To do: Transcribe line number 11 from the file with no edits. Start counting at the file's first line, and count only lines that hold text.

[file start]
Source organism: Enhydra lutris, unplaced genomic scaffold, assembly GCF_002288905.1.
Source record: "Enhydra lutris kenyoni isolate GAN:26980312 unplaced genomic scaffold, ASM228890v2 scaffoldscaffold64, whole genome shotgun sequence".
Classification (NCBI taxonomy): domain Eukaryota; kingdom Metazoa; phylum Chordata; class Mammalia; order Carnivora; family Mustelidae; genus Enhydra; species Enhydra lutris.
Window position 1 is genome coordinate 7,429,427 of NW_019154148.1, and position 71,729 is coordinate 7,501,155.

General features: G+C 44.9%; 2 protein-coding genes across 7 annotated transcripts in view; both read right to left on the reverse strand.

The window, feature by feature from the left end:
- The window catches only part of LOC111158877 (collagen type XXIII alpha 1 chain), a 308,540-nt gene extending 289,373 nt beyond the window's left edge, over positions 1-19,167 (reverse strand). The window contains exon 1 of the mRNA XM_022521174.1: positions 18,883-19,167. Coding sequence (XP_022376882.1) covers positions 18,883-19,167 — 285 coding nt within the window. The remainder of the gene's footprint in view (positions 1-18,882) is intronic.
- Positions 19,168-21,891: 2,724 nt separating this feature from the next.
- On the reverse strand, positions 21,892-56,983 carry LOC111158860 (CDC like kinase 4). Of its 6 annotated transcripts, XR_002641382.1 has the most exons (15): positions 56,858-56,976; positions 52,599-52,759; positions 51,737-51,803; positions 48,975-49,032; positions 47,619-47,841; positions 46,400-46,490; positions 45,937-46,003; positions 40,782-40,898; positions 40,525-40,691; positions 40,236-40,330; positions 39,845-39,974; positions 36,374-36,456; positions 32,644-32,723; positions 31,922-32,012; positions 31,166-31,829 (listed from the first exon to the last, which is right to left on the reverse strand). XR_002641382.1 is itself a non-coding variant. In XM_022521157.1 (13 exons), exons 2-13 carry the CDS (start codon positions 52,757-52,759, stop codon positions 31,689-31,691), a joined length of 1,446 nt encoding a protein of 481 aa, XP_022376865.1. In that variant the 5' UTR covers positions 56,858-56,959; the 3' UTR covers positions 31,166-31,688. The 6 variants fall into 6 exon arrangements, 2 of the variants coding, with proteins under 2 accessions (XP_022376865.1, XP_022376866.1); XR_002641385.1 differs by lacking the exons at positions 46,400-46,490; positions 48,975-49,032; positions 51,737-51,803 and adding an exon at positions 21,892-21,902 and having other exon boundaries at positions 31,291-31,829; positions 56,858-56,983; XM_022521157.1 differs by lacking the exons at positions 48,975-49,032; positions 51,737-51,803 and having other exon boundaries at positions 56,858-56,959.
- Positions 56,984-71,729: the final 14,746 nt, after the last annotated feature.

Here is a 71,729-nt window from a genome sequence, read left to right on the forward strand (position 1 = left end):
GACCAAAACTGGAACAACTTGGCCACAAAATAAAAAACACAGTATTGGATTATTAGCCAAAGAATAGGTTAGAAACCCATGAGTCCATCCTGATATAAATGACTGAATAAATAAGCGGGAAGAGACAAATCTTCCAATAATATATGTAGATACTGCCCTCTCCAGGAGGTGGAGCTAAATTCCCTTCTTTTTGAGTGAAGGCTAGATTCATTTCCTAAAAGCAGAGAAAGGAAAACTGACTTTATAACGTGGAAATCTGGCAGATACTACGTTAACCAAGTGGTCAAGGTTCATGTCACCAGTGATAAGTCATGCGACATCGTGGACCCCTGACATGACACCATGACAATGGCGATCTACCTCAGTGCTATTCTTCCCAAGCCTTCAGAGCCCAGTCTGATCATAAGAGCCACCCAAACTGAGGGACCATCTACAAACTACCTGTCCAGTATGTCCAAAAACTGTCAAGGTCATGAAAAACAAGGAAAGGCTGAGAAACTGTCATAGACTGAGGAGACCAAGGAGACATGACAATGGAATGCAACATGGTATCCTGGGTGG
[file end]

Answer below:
Here is a 71,729-nt window from a genome sequence, read left to right on the forward strand (position 1 = left end):